By Patricia Bianca S. Taculao
Several people who reside in the metro have goals of moving to the province because of certain reasons. Some of these reasons include wanting to be closer to nature, having easy access to tourism sites, and the Filipino dream of being able to grow their own food in the comfort of home.
This was the case for Sharon S. Napalang, the BibleHouse manager of the Philippine Bible Society. Before she and her husband moved from Makati to Santa Maria, Bulacan, the couple planned on establishing a garden where they can grow fresh produce for personal consumption.
“When the house was being constructed, I had plant boxes for herbs made because I love to cook. That’s where it started for us,” Napalang said.
Eventually, the couple began purchasing fruit-bearing trees that have health benefits like star fruit, lemon, pomelo, and blue ternatea among others.
Her inclination toward plants came from her mother, who was interested in growing greens. At the same time, Napalang shared that during elementary, she managed to learn from her teachers who highlighted the importance of planting and how to go about it.
Healthy herbs, vegetables, and fruits
Although Napalang started with herbs, which she still grows today, she soon decided to branch out and try growing other plants that provide health benefits when consumed.
She moved on to growing vegetables such as okra, alugbati, radish, eggplant, corn, and chili. Napalang also ventured to growing fruit-bearing trees that aren’t exactly a common sight in a backyard garden.
One example is her pomegranate tree which is known in the Philippines as “granada.” It is a shrub that can grow two to three meters high and it bears fruits that are round, reddish-yellow, and contains numerous seeds that are surrounded by a flavorful pinkish-red pulp.
Native to southwestern Asia, pomegranates have been used in traditional medicine for more than 3,000 years. Several religions during its early stages note the fruit as a sacred with powers that bestow fertility, abundance, and good luck.
Presently, the fruit has known health benefits such as lowering blood pressure, easing arthritis and joint pain, lowering risks of heart disease, and fighting against prostate as well as breast cancer.
Other than pomegranates and the aforementioned vegetables, Napalang also grows dates, kaffir lime, dragon fruit, and mulberry.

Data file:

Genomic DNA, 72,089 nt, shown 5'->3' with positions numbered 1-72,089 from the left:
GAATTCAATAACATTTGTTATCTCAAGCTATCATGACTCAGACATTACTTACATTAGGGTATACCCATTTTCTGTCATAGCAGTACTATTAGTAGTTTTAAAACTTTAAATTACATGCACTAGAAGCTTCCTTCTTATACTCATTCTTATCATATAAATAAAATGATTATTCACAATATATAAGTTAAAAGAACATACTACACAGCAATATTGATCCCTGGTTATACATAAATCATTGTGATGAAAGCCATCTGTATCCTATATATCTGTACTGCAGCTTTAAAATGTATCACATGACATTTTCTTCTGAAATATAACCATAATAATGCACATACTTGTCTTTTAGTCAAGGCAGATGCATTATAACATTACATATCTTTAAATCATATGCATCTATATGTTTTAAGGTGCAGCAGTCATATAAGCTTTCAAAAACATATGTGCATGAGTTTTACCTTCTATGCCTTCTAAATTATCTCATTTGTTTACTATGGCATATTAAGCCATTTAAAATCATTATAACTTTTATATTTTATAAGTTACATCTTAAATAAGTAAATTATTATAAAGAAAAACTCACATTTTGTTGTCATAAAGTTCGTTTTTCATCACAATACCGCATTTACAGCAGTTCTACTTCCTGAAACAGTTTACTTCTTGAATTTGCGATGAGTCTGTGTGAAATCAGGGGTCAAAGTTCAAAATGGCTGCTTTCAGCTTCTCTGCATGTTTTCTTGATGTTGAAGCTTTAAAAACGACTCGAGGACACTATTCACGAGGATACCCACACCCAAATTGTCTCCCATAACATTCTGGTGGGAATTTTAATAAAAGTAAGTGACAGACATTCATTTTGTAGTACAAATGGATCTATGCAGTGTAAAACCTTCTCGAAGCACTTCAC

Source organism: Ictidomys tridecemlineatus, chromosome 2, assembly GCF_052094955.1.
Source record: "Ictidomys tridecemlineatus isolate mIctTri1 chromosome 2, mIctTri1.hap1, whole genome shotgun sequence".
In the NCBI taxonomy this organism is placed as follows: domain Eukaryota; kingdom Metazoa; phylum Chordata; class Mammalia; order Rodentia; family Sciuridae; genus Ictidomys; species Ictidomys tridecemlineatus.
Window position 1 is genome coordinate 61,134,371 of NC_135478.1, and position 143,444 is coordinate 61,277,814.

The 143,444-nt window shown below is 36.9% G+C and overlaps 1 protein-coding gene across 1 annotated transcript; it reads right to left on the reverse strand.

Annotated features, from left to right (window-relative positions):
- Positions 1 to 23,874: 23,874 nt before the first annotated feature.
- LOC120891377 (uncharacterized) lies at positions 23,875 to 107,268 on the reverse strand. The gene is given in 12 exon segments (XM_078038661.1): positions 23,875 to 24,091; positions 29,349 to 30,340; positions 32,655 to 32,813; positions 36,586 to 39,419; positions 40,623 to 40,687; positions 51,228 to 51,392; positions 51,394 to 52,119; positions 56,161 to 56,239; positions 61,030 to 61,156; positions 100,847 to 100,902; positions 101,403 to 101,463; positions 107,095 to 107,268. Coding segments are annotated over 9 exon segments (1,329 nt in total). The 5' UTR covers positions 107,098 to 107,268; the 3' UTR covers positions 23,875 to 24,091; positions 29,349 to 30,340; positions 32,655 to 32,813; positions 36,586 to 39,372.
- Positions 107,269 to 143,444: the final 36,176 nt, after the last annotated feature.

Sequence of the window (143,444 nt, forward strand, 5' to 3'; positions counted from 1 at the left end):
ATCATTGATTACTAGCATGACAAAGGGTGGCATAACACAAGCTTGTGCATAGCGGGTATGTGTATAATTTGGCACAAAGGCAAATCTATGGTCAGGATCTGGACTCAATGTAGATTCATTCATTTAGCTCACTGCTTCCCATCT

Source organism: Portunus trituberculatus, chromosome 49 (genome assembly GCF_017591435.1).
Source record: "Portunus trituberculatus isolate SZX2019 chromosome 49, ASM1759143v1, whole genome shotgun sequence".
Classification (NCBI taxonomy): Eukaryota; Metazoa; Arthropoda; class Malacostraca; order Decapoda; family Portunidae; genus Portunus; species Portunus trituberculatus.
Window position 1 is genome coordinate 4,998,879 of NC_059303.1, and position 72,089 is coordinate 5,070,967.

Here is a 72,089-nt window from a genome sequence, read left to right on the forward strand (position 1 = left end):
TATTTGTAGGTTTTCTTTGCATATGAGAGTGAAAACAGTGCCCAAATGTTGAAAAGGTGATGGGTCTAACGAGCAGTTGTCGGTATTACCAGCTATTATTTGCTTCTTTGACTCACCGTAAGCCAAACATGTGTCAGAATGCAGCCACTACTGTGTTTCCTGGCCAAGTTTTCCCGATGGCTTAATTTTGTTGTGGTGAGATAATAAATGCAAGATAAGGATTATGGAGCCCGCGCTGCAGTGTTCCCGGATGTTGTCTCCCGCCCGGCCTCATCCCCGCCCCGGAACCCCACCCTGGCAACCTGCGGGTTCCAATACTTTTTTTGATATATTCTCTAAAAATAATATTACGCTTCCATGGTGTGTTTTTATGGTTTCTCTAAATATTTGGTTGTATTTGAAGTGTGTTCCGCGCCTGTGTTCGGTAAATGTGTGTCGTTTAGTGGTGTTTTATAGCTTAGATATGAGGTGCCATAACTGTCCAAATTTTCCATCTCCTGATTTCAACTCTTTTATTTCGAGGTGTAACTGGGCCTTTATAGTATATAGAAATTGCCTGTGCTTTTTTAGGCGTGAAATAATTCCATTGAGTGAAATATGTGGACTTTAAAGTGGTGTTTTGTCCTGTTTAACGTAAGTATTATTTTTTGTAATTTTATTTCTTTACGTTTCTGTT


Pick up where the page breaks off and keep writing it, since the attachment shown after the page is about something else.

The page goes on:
Caring for plants and others
According to Napalang, most of her plants have occupied nearby areas of their house.
“We asked permission from our neighbor who owns the area where my plants are growing since they haven’t occupied the space yet,” the manager said.
She added that they did this in order to keep their other neighbors from piling trash and other waste onto the vacant spot, which could prompt the presence of snakes or become a breeding place for mosquitoes.
Moreover, Napalang’s neighbors also benefit from her fresh produce as she generously shares what grows in her garden with them, especially during the COVID-19 pandemic when food security was threatened due to the closure of roads which then stopped produce from being delivered from one point to another.
“I always bring some veggies for my team in the office, particularly since we’re not allowed to go out and buy food. And during times when I get to harvest a lot, I manage to sell the excess produce and some seedlings,” Napalang said.
Prior to having a thriving garden, the manager shared that she encountered challenges such as how to maintain the garden despite their busy schedules.
“We only have the weekends to clean or cultivate the garden because I work in Manila while my husband is assigned in Samar because he is a member of the Philippine Army,” she said.
Nonetheless, Napalang then managed to get the hang of things as she saw her home garden flourish with all kinds of produce. One thing that she learned in managing her garden is that consistency is important.
“You have to be consistent in what you’re doing to achieve your goal which, in my case, is being able to harvest healthy and chemical-free produce that benefits both your family as well as others,” she said.
Like people, Napalang added that plants also need attention, love, and effort.
“Talk to them, cultivate, water, and care for them. Basically, if you’ve put in effort, make sure that it’s at its maximum,” she said.
Moreover, if there are questions that a newbie gardener needs to answer, she advises that it’s best to ask those who already have experience in gardening or by utilizing social media and joining groups that share the same interest and offer any information that they can.
Once a garden produces all kinds of fruits, vegetables, and herbs, Napalang shared that there’s a feeling of fulfillment in knowing that you can grow things that benefit everyone around you.
This appeared in Agriculture Monthly’s November to December 2020 issue.